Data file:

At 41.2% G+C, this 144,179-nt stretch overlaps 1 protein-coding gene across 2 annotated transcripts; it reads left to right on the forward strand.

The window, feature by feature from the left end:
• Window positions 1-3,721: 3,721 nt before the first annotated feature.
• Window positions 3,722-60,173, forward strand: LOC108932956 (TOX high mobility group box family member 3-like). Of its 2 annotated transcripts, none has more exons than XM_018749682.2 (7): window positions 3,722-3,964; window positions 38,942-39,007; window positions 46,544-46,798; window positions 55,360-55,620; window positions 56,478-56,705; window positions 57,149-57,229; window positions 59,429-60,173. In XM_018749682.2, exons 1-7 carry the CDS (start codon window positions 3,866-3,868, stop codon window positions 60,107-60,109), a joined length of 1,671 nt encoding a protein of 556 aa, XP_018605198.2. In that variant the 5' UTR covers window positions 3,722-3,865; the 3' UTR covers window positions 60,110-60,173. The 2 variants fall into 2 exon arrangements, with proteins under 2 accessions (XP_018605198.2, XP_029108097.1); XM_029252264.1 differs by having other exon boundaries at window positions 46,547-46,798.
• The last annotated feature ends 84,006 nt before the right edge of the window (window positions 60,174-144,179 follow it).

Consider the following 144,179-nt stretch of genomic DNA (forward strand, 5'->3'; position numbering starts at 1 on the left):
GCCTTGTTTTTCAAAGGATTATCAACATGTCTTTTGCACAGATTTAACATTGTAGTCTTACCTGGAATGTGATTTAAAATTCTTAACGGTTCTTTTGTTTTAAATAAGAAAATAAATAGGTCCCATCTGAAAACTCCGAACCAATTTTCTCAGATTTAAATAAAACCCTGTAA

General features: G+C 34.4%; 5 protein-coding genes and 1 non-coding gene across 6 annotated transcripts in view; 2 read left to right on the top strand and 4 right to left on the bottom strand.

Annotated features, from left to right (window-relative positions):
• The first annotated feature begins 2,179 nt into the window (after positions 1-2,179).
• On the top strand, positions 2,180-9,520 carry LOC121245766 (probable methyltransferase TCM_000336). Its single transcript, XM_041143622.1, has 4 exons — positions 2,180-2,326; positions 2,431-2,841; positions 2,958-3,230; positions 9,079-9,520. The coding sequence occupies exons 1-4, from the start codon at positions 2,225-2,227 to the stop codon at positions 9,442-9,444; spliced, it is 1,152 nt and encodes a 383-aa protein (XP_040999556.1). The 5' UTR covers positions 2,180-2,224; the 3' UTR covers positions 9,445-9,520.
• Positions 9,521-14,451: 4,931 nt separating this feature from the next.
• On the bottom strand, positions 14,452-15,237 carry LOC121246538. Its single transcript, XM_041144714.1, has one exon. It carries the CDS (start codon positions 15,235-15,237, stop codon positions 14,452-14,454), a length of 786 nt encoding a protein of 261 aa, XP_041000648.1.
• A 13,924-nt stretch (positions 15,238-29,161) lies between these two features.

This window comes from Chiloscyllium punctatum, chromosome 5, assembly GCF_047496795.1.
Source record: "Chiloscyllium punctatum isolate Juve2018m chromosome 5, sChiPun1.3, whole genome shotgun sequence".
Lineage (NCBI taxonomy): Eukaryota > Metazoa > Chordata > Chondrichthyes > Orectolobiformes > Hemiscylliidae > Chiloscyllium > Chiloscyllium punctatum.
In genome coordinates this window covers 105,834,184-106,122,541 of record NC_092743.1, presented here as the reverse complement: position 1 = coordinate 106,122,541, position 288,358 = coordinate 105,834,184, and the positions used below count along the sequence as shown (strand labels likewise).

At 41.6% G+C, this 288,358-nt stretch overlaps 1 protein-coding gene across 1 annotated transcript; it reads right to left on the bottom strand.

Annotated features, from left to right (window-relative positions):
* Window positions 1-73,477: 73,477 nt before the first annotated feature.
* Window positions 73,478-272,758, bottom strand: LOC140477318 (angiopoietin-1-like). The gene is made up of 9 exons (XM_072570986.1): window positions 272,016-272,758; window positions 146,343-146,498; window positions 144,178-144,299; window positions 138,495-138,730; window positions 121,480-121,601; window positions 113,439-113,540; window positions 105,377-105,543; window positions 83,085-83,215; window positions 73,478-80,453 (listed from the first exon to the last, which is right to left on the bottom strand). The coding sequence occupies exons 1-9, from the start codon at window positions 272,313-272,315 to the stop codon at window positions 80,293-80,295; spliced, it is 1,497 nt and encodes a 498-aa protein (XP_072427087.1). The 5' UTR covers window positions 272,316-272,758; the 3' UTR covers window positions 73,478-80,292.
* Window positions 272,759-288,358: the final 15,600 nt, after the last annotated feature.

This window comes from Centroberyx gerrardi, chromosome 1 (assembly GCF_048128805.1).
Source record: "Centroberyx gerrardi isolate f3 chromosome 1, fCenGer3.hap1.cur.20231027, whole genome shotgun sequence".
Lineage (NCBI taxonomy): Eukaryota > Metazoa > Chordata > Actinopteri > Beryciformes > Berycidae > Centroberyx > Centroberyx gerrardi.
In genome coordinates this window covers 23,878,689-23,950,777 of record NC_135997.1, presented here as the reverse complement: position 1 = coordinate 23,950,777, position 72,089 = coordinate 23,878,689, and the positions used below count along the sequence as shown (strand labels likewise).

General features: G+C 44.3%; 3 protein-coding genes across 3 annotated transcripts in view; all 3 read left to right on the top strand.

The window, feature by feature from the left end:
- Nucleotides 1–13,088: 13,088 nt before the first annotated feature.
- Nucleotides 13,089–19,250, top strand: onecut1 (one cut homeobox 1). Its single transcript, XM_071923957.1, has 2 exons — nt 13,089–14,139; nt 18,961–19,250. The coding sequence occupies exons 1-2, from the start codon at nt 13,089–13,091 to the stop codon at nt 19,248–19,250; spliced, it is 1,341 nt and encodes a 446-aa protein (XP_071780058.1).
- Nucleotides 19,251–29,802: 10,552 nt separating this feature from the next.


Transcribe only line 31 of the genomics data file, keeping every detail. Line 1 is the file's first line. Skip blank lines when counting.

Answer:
- Nucleotides 13,089–19,250, top strand: onecut1 (one cut homeobox 1). Its single transcript, XM_071923957.1, has 2 exons — nt 13,089–14,139; nt 18,961–19,250. The coding sequence occupies exons 1-2, from the start codon at nt 13,089–13,091 to the stop codon at nt 19,248–19,250; spliced, it is 1,341 nt and encodes a 446-aa protein (XP_071780058.1).